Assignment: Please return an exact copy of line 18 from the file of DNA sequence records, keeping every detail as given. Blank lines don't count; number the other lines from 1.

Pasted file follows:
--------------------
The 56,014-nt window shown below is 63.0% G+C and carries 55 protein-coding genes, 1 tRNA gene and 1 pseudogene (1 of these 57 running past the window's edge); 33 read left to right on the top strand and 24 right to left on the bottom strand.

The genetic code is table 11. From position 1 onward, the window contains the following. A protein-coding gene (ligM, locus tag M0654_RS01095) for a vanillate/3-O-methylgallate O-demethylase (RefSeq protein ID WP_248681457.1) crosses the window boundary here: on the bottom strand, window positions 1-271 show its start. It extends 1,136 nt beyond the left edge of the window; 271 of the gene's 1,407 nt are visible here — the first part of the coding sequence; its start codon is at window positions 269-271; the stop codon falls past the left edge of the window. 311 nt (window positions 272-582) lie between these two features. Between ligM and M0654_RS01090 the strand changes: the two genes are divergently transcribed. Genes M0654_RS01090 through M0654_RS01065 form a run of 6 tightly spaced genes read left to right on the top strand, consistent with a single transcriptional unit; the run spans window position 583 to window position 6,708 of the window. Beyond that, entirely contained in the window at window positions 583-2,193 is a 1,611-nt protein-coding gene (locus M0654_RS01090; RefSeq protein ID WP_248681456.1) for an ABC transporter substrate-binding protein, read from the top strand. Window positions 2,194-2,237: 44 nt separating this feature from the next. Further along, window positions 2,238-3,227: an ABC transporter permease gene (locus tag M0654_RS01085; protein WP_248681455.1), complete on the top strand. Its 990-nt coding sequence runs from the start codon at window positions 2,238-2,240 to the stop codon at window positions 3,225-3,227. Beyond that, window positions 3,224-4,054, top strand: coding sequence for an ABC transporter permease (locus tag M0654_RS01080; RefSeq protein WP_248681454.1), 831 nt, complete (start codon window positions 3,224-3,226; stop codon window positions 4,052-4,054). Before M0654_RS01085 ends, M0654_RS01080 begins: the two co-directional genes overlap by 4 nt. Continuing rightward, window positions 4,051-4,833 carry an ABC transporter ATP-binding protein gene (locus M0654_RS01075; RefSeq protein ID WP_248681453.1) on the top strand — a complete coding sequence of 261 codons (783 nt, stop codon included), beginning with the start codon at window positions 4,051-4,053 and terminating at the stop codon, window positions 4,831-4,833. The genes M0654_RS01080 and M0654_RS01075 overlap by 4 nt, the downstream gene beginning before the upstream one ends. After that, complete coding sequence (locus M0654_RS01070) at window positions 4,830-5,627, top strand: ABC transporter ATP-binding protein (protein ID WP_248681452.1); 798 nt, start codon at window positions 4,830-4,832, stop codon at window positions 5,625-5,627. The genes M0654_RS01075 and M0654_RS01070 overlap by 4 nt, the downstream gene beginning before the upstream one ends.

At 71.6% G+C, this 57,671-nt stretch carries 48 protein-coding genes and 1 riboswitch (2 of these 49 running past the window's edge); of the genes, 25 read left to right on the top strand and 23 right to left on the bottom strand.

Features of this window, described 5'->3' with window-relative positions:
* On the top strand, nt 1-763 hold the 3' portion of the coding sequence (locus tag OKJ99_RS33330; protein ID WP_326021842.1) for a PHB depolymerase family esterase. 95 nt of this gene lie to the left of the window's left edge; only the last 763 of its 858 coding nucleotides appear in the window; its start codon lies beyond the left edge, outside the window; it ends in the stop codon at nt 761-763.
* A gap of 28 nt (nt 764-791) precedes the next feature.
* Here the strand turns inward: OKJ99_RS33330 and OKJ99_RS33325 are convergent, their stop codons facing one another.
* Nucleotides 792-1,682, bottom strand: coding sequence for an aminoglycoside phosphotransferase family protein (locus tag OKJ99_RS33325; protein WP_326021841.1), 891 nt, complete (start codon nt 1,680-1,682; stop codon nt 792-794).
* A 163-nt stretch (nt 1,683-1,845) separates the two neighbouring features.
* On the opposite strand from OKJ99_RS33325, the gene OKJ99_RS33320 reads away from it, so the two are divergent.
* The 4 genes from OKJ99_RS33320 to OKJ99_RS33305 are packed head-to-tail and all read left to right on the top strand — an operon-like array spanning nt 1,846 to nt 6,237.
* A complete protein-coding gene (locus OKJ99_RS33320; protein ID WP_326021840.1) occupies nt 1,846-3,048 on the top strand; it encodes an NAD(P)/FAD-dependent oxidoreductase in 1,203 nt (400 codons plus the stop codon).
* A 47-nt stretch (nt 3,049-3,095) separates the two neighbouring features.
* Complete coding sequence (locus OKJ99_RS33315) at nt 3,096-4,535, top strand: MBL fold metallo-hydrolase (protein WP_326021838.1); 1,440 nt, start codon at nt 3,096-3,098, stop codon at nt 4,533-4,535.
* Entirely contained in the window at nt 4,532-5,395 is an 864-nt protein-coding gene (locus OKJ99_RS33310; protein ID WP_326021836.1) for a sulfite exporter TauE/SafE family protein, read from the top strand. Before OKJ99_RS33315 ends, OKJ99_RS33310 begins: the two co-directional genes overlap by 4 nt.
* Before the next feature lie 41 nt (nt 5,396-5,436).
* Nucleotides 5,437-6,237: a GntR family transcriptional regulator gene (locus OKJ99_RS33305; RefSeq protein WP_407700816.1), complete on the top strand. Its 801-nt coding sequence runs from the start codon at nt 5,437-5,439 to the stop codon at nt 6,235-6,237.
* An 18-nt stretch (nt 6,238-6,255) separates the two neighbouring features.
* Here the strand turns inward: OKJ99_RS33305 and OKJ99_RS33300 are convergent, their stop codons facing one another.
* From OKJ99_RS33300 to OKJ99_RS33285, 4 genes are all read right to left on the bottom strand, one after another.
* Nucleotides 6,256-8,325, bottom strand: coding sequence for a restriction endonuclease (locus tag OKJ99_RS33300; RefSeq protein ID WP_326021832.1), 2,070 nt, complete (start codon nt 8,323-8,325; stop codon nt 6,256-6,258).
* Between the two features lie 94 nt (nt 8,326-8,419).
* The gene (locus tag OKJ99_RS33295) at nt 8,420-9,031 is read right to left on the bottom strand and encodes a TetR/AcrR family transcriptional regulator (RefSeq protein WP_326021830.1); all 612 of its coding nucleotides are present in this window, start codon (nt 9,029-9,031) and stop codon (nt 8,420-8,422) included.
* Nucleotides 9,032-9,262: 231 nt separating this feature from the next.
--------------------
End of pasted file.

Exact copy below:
* An 18-nt stretch (nt 6,238-6,255) separates the two neighbouring features.